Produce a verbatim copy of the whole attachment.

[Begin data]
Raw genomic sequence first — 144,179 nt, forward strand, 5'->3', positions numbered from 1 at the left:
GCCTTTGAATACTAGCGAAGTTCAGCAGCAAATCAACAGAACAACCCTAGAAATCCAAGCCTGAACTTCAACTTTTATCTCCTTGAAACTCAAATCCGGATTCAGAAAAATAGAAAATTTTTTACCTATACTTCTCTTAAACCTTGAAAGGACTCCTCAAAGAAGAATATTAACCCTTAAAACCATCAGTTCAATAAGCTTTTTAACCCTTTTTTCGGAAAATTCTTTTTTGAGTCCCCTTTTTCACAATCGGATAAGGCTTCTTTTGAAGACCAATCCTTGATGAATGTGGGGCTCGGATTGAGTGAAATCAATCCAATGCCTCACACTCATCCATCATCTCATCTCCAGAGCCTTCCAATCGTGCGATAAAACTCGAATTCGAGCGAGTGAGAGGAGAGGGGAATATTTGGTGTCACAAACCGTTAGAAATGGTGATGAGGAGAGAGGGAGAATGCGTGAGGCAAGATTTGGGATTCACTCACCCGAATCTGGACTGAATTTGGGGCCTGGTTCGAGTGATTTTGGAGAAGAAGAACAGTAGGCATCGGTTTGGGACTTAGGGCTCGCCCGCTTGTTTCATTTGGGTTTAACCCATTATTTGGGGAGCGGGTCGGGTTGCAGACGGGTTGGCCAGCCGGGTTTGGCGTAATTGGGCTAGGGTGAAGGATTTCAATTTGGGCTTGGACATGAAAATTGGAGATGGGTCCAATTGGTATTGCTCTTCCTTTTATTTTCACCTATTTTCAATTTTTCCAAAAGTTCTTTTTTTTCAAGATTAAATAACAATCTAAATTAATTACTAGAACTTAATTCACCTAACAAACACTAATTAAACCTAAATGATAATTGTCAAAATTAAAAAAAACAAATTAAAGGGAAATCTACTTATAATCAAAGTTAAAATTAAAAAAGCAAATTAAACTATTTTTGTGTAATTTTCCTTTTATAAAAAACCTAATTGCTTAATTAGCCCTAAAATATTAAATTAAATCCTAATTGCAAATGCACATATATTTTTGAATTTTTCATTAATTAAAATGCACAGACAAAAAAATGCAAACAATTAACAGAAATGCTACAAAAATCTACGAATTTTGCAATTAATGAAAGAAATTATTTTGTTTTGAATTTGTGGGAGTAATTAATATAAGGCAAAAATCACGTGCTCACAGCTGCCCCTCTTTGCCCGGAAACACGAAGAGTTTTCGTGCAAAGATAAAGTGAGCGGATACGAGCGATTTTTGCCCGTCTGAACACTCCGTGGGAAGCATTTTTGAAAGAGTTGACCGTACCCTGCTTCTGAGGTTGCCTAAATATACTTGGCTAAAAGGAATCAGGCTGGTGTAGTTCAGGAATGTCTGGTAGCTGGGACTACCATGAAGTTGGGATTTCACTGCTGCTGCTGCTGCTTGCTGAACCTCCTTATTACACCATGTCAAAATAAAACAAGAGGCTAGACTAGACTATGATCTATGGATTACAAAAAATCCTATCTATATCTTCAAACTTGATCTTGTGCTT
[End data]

Raw genomic sequence first — 144,179 nt, forward strand, 5'->3', positions numbered from 1 at the left:
GCCTTTGAATACTAGCGAAGTTCAGCAGCAAATCAACAGAACAACCCTAGAAATCCAAGCCTGAACTTCAACTTTTATCTCCTTGAAACTCAAATCCGGATTCAGAAAAATAGAAAATTTTTTACCTATACTTCTCTTAAACCTTGAAAGGACTCCTCAAAGAAGAATATTAACCCTTAAAACCATCAGTTCAATAAGCTTTTTAACCCTTTTTTCGGAAAATTCTTTTTTGAGTCCCCTTTTTCACAATCGGATAAGGCTTCTTTTGAAGACCAATCCTTGATGAATGTGGGGCTCGGATTGAGTGAAATCAATCCAATGCCTCACACTCATCCATCATCTCATCTCCAGAGCCTTCCAATCGTGCGATAAAACTCGAATTCGAGCGAGTGAGAGGAGAGGGGAATATTTGGTGTCACAAACCGTTAGAAATGGTGATGAGGAGAGAGGGAGAATGCGTGAGGCAAGATTTGGGATTCACTCACCCGAATCTGGACTGAATTTGGGGCCTGGTTCGAGTGATTTTGGAGAAGAAGAACAGTAGGCATCGGTTTGGGACTTAGGGCTCGCCCGCTTGTTTCATTTGGGTTTAACCCATTATTTGGGGAGCGGGTCGGGTTGCAGACGGGTTGGCCAGCCGGGTTTGGCGTAATTGGGCTAGGGTGAAGGATTTCAATTTGGGCTTGGACATGAAAATTGGAGATGGGTCCAATTGGTATTGCTCTTCCTTTTATTTTCACCTATTTTCAATTTTTCCAAAAGTTCTTTTTTTTCAAGATTAAATAACAATCTAAATTAATTACTAGAACTTAATTCACCTAACAAACACTAATTAAACCTAAATGATAATTGTCAAAATTAAAAAAAACAAATTAAAGGGAAATCTACTTATAATCAAAGTTAAAATTAAAAAAGCAAATTAAACTATTTTTGTGTAATTTTCCTTTTATAAAAAACCTAATTGCTTAATTAGCCCTAAAATATTAAATTAAATCCTAATTGCAAATGCACATATATTTTTGAATTTTTCATTAATTAAAATGCACAGACAAAAAAATGCAAACAATTAACAGAAATGCTACAAAAATCTACGAATTTTGCAATTAATGAAAGAAATTATTTTGTTTTGAATTTGTGGGAGTAATTAATATAAGGCAAAAATCACGTGCTCACAGCTGCCCCTCTTTGCCCGGAAACACGAAGAGTTTTCGTGCAAAGATAAAGTGAGCGGATACGAGCGATTTTTGCCCGTCTGAACACTCCGTGGGAAGCATTTTTGAAAGAGTTGACCGTACCCTGCTTCTGAGGTTGCCTAAATATACTTGGCTAAAAGGAATCAGGCTGGTGTAGTTCAGGAATGTCTGGTAGCTGGGACTACCATGAAGTTGGGATTTCACTGCTGCTGCTGCTGCTTGCTGAACCTCCTTATTACACCATGTCAAAATAAAACAAGAGGCTAGACTAGACTATGATCTATGGATTACAAAAAATCCTATCTATATCTTCAAACTTGATCTTGTGCTT